For the likes of Musk and Bezos, other characteristics of the Thunderbirds’ fictional future might also have inspired them. First, International Rescue, the organization run by the Tracys and served by the Thunderbird spacecraft and various members of the Tracy family, is a private organization. Second, International Rescue is not the domain of a collective, but the purview of American multi-millionaire, philanthropist, and family man, Jeff Tracy. Third, International Rescue operates outside of the constraints of any national or international system, but seems to be well liked and cooperative with various governments and NGOs.
There remains in people like Musk and Bezos a strong desire for science to do right, to solve problems, and to positively transform our experience. For Bezos, the connection is clearly even more fundamental, since the new Thunderbirds Are Go, was produced by, and is streamed on, his Amazon Video platform.
So we have a new Thunderbirds series, a seemingly out-of-touch, computer-generated “children’s” show about a family, and the tight-knit team of spies and scientists who support them, monitoring Earth for natural and technological glitches, always at the ready to help resolve complex, usually science-based problems, within about 45 minutes.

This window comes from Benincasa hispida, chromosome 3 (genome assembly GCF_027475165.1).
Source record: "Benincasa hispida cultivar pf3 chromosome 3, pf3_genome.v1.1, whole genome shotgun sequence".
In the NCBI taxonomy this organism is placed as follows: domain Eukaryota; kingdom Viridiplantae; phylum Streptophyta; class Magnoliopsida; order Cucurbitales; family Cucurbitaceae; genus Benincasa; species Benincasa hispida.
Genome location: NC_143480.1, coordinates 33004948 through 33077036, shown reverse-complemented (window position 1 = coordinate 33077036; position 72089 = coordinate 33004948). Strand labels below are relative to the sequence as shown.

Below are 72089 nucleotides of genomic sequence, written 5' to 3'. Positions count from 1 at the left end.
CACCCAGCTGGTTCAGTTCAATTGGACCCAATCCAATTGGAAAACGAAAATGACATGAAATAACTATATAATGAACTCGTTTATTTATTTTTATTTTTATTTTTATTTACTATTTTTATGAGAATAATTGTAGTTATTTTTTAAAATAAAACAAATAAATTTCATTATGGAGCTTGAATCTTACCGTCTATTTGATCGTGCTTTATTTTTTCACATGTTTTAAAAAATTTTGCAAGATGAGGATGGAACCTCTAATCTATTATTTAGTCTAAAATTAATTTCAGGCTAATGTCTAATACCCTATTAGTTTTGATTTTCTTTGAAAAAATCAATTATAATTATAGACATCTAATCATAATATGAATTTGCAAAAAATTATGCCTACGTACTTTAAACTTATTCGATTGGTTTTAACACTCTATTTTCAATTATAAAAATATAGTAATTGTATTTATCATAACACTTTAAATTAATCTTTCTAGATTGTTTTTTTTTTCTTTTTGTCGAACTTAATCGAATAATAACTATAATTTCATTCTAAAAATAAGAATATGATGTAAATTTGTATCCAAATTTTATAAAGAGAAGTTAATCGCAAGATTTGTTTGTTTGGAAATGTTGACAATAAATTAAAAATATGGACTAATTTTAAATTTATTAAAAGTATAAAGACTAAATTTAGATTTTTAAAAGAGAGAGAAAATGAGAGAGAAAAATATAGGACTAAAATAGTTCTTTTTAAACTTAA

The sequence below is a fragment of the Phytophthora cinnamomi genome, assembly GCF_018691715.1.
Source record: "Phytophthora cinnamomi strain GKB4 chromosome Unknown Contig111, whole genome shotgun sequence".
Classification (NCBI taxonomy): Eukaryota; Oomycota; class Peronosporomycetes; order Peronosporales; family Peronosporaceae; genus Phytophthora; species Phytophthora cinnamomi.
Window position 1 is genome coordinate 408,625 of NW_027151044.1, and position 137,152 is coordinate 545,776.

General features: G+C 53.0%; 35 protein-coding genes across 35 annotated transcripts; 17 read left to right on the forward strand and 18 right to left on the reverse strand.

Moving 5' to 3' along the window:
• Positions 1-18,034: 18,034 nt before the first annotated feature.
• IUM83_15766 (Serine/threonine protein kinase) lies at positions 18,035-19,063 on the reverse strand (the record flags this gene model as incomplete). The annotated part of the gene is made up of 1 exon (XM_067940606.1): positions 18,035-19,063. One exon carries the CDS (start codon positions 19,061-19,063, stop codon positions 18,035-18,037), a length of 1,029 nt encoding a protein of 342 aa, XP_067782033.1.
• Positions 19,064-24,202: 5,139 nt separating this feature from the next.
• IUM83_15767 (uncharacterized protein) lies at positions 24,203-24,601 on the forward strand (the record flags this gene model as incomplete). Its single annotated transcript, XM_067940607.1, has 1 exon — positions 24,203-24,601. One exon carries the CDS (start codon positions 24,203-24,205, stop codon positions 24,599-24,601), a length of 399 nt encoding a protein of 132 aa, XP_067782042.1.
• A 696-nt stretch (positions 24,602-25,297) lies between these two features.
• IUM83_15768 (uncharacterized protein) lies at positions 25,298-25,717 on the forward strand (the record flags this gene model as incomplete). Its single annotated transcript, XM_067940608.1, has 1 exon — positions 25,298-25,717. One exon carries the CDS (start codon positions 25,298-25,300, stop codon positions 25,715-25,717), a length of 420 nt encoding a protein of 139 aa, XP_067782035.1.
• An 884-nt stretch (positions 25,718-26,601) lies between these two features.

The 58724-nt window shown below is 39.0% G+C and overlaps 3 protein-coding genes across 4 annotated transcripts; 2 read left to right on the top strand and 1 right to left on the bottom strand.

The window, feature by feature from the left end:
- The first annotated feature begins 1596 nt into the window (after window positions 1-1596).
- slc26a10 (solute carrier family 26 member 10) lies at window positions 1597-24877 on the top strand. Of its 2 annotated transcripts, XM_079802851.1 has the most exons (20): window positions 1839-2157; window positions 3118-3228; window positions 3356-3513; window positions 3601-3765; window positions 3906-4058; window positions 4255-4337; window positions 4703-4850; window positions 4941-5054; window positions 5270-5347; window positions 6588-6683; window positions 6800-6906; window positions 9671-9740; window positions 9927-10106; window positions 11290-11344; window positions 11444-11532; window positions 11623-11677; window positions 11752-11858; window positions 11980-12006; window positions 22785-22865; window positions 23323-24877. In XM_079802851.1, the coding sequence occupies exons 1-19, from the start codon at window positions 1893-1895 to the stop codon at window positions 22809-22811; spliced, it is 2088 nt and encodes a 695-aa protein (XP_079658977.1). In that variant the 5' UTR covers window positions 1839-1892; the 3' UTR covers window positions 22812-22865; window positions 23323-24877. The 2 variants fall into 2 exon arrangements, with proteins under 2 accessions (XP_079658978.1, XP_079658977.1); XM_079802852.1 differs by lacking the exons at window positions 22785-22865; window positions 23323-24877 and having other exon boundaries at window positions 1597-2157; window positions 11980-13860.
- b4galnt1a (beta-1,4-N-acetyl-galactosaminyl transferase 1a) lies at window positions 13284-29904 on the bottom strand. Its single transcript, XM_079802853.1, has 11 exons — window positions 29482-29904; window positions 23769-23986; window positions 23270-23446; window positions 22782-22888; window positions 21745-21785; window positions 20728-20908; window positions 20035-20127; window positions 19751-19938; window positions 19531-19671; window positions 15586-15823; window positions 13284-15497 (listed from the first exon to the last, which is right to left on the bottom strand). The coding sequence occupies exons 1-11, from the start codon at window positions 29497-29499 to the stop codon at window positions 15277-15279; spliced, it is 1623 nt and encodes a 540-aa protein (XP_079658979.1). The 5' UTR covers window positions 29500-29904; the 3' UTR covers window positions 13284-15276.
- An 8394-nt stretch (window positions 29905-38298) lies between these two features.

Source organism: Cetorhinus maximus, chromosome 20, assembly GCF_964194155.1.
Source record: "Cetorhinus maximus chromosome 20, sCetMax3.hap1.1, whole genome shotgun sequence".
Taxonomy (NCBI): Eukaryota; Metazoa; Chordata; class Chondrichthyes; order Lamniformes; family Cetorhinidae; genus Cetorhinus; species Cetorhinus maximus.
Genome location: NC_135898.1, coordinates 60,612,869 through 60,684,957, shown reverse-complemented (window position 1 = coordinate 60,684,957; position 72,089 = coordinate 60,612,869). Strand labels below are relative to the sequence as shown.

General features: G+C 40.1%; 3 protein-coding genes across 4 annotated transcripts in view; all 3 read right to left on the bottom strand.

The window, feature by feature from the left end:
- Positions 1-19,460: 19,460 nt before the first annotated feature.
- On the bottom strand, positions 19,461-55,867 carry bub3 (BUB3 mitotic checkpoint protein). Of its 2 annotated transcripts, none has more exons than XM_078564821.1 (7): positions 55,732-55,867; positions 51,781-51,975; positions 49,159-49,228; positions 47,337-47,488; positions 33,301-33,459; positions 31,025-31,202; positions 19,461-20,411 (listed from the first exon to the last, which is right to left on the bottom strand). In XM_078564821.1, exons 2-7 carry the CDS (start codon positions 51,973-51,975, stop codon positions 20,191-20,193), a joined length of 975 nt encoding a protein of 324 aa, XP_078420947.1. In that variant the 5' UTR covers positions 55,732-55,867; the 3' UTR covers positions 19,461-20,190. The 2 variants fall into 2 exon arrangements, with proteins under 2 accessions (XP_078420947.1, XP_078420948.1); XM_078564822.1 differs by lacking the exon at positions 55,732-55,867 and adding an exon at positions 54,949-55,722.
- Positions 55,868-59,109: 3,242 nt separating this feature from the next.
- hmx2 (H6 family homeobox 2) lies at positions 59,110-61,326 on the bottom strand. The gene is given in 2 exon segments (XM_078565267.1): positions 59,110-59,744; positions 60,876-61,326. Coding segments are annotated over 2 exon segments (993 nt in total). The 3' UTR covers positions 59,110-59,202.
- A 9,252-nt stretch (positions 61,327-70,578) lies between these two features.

When I watch the new Thunderbirds Are Go, however, I’m instantly transported to my 12-year old self watching reruns of the original series. My mid-’70s relationship with the Thunderbirds started about the same time as my life-long relationship with Star Trek. Both shows combined a compelling vision of a positive symbiosis between humankind and technology. While the world, or the universe, may occasional be threatened, in the end, humanity and technology prevail.